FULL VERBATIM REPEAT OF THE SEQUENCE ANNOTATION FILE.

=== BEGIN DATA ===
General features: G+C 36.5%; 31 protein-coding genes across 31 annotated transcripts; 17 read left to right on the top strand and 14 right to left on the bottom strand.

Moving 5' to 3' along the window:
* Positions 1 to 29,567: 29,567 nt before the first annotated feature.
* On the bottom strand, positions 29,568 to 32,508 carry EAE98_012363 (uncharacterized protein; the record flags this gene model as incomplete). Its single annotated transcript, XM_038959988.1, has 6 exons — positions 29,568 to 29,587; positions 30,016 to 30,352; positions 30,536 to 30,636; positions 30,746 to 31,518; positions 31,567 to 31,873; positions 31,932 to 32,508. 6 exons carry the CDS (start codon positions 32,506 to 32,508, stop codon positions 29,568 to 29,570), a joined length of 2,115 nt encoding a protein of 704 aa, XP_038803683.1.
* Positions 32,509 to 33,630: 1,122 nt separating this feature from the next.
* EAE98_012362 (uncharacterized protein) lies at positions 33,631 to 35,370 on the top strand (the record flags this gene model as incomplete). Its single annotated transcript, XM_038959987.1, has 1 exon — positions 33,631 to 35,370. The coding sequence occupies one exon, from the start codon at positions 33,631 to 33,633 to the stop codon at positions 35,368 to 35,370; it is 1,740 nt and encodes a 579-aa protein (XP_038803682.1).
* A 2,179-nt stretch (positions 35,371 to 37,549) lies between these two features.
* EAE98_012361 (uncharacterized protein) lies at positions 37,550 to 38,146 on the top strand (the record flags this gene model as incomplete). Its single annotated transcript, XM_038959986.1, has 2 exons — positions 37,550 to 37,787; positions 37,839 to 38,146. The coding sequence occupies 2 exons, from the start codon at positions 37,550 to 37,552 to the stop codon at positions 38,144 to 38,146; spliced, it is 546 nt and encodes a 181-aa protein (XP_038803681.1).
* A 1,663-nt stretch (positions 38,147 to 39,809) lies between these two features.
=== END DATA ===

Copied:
General features: G+C 36.5%; 31 protein-coding genes across 31 annotated transcripts; 17 read left to right on the top strand and 14 right to left on the bottom strand.

Moving 5' to 3' along the window:
* Positions 1 to 29,567: 29,567 nt before the first annotated feature.
* On the bottom strand, positions 29,568 to 32,508 carry EAE98_012363 (uncharacterized protein; the record flags this gene model as incomplete). Its single annotated transcript, XM_038959988.1, has 6 exons — positions 29,568 to 29,587; positions 30,016 to 30,352; positions 30,536 to 30,636; positions 30,746 to 31,518; positions 31,567 to 31,873; positions 31,932 to 32,508. 6 exons carry the CDS (start codon positions 32,506 to 32,508, stop codon positions 29,568 to 29,570), a joined length of 2,115 nt encoding a protein of 704 aa, XP_038803683.1.
* Positions 32,509 to 33,630: 1,122 nt separating this feature from the next.
* EAE98_012362 (uncharacterized protein) lies at positions 33,631 to 35,370 on the top strand (the record flags this gene model as incomplete). Its single annotated transcript, XM_038959987.1, has 1 exon — positions 33,631 to 35,370. The coding sequence occupies one exon, from the start codon at positions 33,631 to 33,633 to the stop codon at positions 35,368 to 35,370; it is 1,740 nt and encodes a 579-aa protein (XP_038803682.1).
* A 2,179-nt stretch (positions 35,371 to 37,549) lies between these two features.
* EAE98_012361 (uncharacterized protein) lies at positions 37,550 to 38,146 on the top strand (the record flags this gene model as incomplete). Its single annotated transcript, XM_038959986.1, has 2 exons — positions 37,550 to 37,787; positions 37,839 to 38,146. The coding sequence occupies 2 exons, from the start codon at positions 37,550 to 37,552 to the stop codon at positions 38,144 to 38,146; spliced, it is 546 nt and encodes a 181-aa protein (XP_038803681.1).
* A 1,663-nt stretch (positions 38,147 to 39,809) lies between these two features.